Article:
People gathered in cities around the world on Sunday to honor the 17 victims who died during three days of bloodshed in Paris last week, and to support freedom of expression.
The biggest event was in Paris, where hundreds of thousands of people, including leaders from around the world, were expected to take part in a massive rally, days after the attacks on the satirical magazine Charlie Hebdo, police officers and a kosher grocery.
A look at the gatherings in other cities across the globe:
Hundreds of people rallied in downtown Sydney’s Martin Place, a plaza where a shotgun-wielding Islamic State movement supporter took 18 people hostage in a cafe last month. The standoff ended 16 hours later when police stormed the cafe in a barrage of gunfire to free the captives. Two of the hostages and the gunman died.
More than 500 Australians and French nationals stood side by side holding signs bearing the words “Je suis Charlie” — French for “I am Charlie” — and “Freedom” as they marched in condemnation of the Paris attacks.
“We have to stand united,” France’s ambassador to Australia, Christophe Lecourtier, told the crowd.
Among the French now residing in Sydney who attended the rally was Felix Delhomme, 27.
“People are sending a message that we’re all together,” he said. “We want to be able to maintain our freedom of speech. We are mostly concerned about the backlash there might be against the Muslim community. They’re not more responsible for what happened than I am.”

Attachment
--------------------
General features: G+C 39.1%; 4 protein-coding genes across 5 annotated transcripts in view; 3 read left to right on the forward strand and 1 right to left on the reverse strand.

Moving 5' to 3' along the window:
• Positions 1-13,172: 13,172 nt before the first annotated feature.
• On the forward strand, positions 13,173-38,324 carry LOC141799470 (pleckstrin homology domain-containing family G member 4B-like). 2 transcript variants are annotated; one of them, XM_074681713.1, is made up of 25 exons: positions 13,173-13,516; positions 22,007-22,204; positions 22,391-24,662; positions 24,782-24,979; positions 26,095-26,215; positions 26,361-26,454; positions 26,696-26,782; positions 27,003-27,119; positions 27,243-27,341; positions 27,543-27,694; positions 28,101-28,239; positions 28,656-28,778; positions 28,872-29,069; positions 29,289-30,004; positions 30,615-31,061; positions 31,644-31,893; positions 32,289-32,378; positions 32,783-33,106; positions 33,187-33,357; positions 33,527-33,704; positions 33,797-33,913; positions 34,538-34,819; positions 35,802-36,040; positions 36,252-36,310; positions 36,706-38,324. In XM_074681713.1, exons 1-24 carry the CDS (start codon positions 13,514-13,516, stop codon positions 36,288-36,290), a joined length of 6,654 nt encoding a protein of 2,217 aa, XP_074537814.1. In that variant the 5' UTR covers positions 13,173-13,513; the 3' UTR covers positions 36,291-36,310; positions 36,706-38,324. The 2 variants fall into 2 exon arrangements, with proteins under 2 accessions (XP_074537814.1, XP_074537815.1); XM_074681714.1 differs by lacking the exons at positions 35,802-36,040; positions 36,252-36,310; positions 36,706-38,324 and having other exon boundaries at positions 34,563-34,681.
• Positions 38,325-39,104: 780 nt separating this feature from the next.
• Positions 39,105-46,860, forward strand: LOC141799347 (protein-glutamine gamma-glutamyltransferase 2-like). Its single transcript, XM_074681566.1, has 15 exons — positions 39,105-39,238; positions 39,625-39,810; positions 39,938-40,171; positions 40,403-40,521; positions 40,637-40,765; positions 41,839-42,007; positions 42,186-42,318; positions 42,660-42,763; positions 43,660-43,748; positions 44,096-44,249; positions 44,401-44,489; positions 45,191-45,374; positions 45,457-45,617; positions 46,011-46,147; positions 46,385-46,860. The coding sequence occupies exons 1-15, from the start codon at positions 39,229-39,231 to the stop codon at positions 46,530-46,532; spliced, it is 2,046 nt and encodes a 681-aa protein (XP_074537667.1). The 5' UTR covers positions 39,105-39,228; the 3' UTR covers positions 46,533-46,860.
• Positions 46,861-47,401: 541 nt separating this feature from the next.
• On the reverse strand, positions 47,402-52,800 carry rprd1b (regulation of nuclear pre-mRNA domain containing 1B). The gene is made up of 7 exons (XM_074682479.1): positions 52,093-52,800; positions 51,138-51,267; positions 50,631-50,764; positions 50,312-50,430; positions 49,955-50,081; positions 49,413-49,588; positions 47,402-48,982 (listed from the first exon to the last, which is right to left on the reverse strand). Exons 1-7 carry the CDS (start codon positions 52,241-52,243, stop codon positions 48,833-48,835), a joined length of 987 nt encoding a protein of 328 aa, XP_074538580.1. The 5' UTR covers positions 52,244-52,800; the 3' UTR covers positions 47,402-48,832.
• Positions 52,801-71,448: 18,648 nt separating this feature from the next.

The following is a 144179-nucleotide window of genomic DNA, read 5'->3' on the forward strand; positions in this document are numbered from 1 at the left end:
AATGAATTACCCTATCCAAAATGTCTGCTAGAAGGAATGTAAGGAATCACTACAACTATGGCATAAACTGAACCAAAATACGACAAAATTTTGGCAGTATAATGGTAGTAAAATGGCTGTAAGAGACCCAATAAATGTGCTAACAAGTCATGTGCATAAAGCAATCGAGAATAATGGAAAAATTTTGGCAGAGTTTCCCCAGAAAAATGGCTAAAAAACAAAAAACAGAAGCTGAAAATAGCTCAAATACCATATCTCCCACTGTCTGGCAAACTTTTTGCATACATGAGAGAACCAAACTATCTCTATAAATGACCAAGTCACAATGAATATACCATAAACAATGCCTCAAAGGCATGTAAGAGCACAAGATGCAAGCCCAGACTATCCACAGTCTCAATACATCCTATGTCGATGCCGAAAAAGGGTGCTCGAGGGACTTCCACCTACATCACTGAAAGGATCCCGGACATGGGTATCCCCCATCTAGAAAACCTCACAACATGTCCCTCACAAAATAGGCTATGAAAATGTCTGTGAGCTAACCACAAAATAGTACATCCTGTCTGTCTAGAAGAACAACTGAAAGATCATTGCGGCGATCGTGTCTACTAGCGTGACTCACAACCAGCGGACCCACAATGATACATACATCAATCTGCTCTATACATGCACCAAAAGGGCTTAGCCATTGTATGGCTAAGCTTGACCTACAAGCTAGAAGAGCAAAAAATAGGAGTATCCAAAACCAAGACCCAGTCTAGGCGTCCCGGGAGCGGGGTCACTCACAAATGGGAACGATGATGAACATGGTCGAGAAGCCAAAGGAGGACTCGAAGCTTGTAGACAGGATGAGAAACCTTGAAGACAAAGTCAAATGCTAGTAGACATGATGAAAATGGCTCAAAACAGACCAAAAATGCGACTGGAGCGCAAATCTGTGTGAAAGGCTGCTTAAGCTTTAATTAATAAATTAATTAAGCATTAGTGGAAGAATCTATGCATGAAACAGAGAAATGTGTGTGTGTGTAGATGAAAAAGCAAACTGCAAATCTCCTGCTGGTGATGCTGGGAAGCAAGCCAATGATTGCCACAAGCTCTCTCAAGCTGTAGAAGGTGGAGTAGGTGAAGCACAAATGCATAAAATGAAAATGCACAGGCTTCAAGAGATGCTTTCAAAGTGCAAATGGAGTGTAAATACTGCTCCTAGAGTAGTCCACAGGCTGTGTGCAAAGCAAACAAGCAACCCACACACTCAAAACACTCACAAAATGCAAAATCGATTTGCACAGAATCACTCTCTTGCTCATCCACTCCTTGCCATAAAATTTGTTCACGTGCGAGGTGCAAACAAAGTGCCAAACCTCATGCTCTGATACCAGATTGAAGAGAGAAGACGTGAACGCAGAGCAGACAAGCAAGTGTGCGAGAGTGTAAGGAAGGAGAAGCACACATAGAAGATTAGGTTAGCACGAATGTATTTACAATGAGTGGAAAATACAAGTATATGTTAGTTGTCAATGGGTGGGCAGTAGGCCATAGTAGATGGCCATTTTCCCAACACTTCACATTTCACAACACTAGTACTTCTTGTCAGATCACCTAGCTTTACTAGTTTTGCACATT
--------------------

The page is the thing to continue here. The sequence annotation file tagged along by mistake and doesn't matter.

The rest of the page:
A couple of hundred people, mostly French residents of Japan, gathered in the courtyard of the French Institute in Tokyo, holding a minute of silence and singing “La Marseillaise,” the French national anthem. They then held up pieces of paper that read “Je suis Charlie” in French or the Japanese translation.
The institute, which functions as a language school, was running as normal during the ceremony, with students shuffling in, as the French flag — tied with a black ribbon — hung over the balcony.
“I came here to give support to fellow artists and I believe we should stand so these things don’t happen again,” said Alexandre Kerbam, 43, a French resident of Japan who works as a body painter and hair stylist.
On Saturday, hundreds of mostly French-speaking New Yorkers braved below-freezing temperatures and held pens aloft at a rally in Washington Square Park, where a leather-clad pole dancer gyrated in a provocative display meant to reflect the over-the-top cartoons in Charlie Hebdo.
The dancer’s live soundtrack came from a concert grand piano hauled into the Manhattan square for the occasion as she twirled under a sign that read “Je suis Charlie.”
Olivier Souchard, a French-born New York resident who brought his family and friends, explained the fierce support for freedom of expression that drove Charlie Hebdo’s images of the Prophet Mohammed.
“What we are afraid of is less freedom for more security — it’s muzzling,” Souchard said. He said he’s been in touch with his friend Philippe Lancon, a Charlie Hebdo columnist who is recovering from surgery after being shot in the face in the attack.
Associated Press journalists Rod McGuirk in Sydney, Kaori Hitomi in Tokyo and Verena Dobnik in New York contributed to this report.
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